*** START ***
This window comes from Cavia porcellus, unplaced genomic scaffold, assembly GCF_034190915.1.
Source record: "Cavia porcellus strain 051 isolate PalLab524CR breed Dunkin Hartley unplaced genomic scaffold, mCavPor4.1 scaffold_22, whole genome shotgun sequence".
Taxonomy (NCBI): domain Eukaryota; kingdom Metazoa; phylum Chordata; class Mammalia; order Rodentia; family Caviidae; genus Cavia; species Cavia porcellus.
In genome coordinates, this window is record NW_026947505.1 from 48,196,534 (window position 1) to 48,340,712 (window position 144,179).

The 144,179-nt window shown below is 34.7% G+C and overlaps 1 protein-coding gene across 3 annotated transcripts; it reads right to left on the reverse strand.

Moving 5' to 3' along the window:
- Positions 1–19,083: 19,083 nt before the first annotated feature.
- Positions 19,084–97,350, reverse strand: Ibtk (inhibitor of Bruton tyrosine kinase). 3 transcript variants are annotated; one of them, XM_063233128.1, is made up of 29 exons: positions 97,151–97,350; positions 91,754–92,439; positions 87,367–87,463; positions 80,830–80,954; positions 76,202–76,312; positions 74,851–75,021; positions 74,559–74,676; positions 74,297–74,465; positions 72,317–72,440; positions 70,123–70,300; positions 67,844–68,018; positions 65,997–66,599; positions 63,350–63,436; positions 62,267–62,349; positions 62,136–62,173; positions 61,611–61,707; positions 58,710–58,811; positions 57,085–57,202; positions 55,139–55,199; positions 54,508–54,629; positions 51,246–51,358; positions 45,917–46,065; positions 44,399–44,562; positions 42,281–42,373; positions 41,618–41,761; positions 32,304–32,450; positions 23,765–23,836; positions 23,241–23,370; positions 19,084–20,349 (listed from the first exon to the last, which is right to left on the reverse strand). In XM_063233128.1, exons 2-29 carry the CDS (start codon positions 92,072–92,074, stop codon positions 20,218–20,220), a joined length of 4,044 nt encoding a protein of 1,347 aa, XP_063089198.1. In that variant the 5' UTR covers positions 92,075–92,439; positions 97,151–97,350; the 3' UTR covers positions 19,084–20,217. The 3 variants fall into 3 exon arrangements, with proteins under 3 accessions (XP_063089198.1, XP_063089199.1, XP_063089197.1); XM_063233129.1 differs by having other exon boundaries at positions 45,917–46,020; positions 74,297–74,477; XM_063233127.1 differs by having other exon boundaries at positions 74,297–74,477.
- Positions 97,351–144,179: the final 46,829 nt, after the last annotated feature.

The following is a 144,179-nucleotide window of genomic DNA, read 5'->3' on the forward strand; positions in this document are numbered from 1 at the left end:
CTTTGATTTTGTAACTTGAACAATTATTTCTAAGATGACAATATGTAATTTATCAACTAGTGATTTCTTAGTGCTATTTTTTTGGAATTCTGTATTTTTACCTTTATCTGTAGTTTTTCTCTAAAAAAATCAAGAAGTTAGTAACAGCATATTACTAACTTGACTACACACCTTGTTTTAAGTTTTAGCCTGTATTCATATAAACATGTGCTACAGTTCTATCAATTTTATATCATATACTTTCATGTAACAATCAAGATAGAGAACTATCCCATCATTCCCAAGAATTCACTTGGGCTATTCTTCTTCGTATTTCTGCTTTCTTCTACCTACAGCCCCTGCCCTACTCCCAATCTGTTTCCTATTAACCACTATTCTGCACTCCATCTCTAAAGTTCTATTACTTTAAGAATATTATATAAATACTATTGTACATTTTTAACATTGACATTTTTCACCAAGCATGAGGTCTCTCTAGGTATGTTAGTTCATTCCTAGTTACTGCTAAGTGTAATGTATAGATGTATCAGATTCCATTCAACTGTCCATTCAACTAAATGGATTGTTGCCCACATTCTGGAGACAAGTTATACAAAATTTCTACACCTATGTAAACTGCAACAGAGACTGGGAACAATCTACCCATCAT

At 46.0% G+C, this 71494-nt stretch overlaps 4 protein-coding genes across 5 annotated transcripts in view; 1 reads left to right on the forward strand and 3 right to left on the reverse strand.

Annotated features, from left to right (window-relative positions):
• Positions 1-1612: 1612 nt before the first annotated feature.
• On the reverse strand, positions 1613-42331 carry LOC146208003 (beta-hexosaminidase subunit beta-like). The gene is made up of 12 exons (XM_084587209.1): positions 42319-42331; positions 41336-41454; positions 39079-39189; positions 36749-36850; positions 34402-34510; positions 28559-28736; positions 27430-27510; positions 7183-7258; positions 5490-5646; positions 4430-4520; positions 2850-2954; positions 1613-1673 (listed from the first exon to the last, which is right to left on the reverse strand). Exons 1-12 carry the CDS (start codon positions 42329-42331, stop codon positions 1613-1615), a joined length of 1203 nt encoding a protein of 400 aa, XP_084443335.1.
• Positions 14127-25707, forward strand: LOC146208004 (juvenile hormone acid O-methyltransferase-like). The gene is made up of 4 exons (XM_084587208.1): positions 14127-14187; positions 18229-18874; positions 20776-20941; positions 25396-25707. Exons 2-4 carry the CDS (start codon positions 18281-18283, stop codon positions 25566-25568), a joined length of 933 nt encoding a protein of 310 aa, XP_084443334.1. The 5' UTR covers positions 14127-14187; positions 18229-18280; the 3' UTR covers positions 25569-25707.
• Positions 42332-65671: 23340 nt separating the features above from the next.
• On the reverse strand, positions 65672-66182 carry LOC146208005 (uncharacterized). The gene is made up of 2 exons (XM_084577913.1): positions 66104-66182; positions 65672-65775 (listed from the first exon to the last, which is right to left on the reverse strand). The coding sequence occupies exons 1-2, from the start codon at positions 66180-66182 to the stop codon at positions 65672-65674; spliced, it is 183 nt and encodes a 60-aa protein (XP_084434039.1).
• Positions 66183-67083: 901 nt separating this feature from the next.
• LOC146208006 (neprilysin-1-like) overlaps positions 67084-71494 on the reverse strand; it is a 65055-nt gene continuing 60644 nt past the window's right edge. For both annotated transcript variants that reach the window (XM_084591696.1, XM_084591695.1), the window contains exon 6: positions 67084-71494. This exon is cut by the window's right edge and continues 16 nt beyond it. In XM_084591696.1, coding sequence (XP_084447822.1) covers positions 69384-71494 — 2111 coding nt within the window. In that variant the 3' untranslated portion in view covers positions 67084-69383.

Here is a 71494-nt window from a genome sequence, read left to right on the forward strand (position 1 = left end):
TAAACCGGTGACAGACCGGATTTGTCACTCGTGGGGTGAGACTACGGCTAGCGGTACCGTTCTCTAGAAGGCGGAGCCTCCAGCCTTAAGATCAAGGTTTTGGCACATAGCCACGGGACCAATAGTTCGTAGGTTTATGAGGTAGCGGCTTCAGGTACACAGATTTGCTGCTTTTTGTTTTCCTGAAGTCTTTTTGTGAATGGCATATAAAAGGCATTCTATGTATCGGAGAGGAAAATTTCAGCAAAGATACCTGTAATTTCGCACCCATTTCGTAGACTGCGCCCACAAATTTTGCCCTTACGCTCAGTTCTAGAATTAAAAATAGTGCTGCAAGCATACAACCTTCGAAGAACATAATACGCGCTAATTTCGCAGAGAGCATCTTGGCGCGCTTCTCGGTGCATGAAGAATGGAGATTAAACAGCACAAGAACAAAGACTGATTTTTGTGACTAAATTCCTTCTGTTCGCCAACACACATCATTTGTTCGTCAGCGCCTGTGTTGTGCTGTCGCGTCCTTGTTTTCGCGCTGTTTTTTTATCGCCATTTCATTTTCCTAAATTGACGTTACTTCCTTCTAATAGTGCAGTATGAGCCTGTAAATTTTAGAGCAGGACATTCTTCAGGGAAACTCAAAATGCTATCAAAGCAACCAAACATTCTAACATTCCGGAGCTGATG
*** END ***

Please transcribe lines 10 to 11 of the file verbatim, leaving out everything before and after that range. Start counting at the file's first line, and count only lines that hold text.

The following is a 144,179-nucleotide window of genomic DNA, read 5'->3' on the forward strand; positions in this document are numbered from 1 at the left end:
CTTTGATTTTGTAACTTGAACAATTATTTCTAAGATGACAATATGTAATTTATCAACTAGTGATTTCTTAGTGCTATTTTTTTGGAATTCTGTATTTTTACCTTTATCTGTAGTTTTTCTCTAAAAAAATCAAGAAGTTAGTAACAGCATATTACTAACTTGACTACACACCTTGTTTTAAGTTTTAGCCTGTATTCATATAAACATGTGCTACAGTTCTATCAATTTTATATCATATACTTTCATGTAACAATCAAGATAGAGAACTATCCCATCATTCCCAAGAATTCACTTGGGCTATTCTTCTTCGTATTTCTGCTTTCTTCTACCTACAGCCCCTGCCCTACTCCCAATCTGTTTCCTATTAACCACTATTCTGCACTCCATCTCTAAAGTTCTATTACTTTAAGAATATTATATAAATACTATTGTACATTTTTAACATTGACATTTTTCACCAAGCATGAGGTCTCTCTAGGTATGTTAGTTCATTCCTAGTTACTGCTAAGTGTAATGTATAGATGTATCAGATTCCATTCAACTGTCCATTCAACTAAATGGATTGTTGCCCACATTCTGGAGACAAGTTATACAAAATTTCTACACCTATGTAAACTGCAACAGAGACTGGGAACAATCTACCCATCAT